Karnataka: Uttara Kannada on alert after 25 infected with monkey fever
Uttara Kannada district health officer said all the 25 infected individuals are out of danger despite not receiving the vaccine
Bengaluru: Kyasanur Forest Disease (KFD), commonly known as monkey fever, has infected 25 people in Siddapur taluk of Uttara Kannada district in the last 12 days, health department officials said.
“21 people from Siddapur taluk of the district were found infected with Kyasanur Forest Disease until last Saturday, and the number has risen by 4 more, bringing the tally to 25 in the last 12 days,” said Uttara Kannada district health officer Dr BV Niraj.
Dr Niraj said two infected individuals have been admitted to Manipal Hospital in Mangaluru, 8 in the government taluk hospital in Siddapur, and 15 are undergoing treatment at their homes under the medical supervision of the district health department. Despite not receiving the vaccine, the infected are steadily recovering, and Dr Niraj expressed confidence that they may recover within a week.
Referring to the medical staff attending to the infected, he said, “All the 25 infected individuals are out of danger, despite not receiving the vaccine.”
Dr Niraj explained that since most of the infected individuals reside in hamlets within thick forestry, health care staff are regularly attending to them. “Dozens of hamlets in thick forest zones, which lack safe transportation, are being attended to by our field staff to treat the infected,” he said.
According to Siddapur taluk government hospital officials, the vaccine crucial for preventing the infection from reaching a fatal stage is not available in the district and must be obtained from Mysuru. “The life-saving KFD infection vaccine was depleted in the district in 2020. Despite many requests, it has not been supplied,” said a staff member attending to KFD cases.
“People residing in thick forest zones in the state, such as Mysuru, Shivamogga, Belagavi, and Karwar districts, become victims of the temporary infected KFD disease every summer from November to June,” said the staff member, adding that while the disease is not fatal, it has adverse impacts on the future life of the infected person.
“Siddapur, Yallapur, and Dandeli taluks in Uttar Kannada district are rich in thick forest, and the deadly disease mainly strikes from November to May, infecting people of all ages and sexes, Dr Niraj said, advising people to wear clothes that cover their entire body.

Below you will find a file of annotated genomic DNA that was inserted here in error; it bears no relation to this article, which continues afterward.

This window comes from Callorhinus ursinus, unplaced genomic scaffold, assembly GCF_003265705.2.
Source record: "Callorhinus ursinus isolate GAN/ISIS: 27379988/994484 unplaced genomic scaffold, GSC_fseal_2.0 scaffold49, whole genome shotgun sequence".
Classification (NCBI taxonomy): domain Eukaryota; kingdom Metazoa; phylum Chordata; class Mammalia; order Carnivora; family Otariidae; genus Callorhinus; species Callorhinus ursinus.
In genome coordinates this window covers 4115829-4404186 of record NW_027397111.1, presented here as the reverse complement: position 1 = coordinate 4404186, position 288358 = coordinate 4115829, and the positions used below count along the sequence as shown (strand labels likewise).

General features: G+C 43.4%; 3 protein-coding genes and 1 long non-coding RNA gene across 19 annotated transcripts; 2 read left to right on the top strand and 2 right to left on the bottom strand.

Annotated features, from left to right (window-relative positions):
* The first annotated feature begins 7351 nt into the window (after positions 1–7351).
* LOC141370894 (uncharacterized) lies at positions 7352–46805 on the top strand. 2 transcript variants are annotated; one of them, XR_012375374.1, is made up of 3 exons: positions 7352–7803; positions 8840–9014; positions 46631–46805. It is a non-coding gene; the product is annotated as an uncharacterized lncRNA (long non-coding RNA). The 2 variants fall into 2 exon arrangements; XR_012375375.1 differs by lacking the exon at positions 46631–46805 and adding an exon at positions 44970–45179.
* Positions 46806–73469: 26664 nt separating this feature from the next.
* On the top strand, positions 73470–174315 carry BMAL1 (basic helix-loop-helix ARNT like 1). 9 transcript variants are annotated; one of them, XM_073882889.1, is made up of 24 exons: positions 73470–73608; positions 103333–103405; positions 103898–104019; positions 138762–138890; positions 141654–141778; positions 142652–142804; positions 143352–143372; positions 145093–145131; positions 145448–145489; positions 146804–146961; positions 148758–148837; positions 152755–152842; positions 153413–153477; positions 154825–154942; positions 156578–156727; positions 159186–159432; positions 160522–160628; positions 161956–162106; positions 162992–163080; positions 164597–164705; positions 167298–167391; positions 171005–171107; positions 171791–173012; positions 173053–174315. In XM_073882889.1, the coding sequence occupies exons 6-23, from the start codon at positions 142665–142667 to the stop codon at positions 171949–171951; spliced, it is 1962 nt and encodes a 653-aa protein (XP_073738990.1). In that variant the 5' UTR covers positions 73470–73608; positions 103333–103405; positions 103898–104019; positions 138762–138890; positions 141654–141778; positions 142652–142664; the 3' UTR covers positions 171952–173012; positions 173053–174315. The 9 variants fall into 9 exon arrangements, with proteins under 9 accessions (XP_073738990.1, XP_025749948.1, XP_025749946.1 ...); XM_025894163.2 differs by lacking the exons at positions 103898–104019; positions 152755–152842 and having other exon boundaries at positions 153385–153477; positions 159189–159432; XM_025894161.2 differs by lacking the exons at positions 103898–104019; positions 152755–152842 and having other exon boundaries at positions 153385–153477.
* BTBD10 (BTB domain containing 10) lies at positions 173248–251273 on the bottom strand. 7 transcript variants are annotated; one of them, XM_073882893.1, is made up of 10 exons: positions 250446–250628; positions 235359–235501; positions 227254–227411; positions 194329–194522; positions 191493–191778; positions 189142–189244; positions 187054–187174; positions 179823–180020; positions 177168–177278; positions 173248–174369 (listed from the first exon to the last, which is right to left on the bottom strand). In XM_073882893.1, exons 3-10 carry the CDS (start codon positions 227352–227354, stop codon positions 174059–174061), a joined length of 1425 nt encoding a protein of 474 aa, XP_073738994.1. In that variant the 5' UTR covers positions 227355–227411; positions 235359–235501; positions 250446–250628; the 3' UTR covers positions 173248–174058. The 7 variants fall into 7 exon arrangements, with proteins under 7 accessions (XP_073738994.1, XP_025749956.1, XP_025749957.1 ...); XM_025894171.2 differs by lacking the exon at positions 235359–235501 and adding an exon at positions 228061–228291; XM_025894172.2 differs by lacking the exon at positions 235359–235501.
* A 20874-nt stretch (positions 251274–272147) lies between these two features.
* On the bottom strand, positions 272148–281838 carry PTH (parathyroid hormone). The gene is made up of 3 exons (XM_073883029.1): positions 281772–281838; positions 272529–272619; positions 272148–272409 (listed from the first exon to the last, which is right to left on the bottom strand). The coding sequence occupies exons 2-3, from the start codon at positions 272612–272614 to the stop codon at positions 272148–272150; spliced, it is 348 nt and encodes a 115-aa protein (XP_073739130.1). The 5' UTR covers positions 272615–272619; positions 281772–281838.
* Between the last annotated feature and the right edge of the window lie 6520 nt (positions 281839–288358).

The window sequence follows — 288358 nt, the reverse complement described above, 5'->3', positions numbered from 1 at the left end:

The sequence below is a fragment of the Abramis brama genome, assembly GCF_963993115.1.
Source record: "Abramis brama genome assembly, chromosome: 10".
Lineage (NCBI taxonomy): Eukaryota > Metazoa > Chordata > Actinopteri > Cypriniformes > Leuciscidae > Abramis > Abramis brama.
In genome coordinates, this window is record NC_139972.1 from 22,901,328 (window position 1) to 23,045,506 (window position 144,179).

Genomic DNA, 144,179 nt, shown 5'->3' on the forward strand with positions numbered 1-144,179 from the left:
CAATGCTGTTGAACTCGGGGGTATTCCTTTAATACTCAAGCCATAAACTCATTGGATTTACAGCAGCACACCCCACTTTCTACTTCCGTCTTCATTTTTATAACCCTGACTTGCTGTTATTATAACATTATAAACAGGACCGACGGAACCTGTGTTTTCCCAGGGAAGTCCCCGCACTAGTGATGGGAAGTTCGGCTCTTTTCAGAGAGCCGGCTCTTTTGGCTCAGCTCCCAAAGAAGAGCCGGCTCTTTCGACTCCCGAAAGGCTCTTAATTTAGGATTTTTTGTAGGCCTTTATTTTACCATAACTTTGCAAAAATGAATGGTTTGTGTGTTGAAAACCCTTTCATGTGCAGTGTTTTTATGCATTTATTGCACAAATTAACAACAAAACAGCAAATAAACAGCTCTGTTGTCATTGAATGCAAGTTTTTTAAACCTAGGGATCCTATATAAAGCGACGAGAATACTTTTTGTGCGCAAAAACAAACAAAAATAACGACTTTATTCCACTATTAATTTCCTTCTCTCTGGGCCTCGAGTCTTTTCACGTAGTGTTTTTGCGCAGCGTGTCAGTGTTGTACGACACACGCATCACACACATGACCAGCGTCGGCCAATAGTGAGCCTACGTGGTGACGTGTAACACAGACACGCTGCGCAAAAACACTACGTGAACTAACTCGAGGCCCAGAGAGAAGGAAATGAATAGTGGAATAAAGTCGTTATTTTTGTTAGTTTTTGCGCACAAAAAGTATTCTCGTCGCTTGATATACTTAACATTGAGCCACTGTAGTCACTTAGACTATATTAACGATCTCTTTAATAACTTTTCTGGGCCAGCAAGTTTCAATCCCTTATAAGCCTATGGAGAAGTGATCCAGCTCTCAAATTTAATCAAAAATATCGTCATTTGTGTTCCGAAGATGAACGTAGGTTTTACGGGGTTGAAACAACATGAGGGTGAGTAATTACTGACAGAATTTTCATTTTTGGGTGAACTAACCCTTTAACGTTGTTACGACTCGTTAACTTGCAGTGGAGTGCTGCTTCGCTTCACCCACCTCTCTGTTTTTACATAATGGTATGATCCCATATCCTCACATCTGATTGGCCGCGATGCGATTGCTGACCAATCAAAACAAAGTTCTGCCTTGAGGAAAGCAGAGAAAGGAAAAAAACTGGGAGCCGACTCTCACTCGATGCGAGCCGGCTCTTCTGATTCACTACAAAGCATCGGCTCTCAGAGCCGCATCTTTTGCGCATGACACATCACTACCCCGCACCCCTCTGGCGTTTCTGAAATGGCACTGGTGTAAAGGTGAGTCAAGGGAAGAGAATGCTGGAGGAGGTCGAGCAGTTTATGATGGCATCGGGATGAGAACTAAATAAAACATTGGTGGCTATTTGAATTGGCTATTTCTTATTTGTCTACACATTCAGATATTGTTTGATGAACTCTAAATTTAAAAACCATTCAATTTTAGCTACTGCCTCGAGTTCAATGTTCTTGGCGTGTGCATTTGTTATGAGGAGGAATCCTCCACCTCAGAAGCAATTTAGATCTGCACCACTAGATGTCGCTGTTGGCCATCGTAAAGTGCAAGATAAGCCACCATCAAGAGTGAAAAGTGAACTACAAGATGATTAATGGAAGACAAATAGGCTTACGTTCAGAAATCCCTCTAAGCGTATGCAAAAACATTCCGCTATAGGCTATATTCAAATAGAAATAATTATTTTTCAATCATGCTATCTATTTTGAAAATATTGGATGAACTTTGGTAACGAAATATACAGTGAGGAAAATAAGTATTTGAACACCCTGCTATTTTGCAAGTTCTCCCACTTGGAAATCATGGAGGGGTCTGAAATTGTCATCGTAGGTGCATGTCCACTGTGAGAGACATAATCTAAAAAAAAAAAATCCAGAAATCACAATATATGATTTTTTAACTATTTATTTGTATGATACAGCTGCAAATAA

Belagavi DHO Mahesh Koni warned that KFD, which breaks out every summer in thick forest areas, may lead to fatalities if infected a second time, causing high blood vomiting. The appropriate hygienic measures must be followed by those infected to prevent further complications. KFD-infected individuals should be treated similarly to those infected with dengue and malaria.
KFD does not spread from human to human but rapidly spreads through fly families that bite humans after biting sick or dead monkeys, Dr Koni explained. Humans bitten by these fly family insects may experience fever, chills, headaches, etc., after being bitten, leading to severe organ failure, kidney failure, hepatitis, and internal bleeding, especially in second-time infections.
Dr. Koni outlined the symptoms of KFD, stating that they typically begin suddenly with chills, fever, and headaches, followed by severe muscle pain, vomiting, gastrointestinal symptoms, and bleeding problems 3-4 days after the initial onset.
Appealing to the infected and their families not to panic, Dr Koni said that there is a 98% chance of survival if medical advice is followed. “Drink plenty of water, maintain hygiene, and change clothes daily without mixing them with others’ clothes for washing,” Dr Koni advised, adding that no isolation is required for infected individuals, but they should avoid contact with society.
Belagavi deputy conservator of forest Kallolikar said that KDF is also usually detected in Khanapur forest area every year, which was not the case this year. About 6 people who were infected with KFD last year have recovered and are doing well. The department, in collaboration with the health department, is closely monitoring the health of people infected in previous years.
The DFO explained that the KFD virus first broke out in the state in Mysuru in 1957 when it was isolated from a sick monkey. Since then, an average of 450 human cases have been reported every year. “Hard ticks (Hemaphysalis spinigera) are the reservoir of the KFD virus and once infected, remain so for life,” he concluded.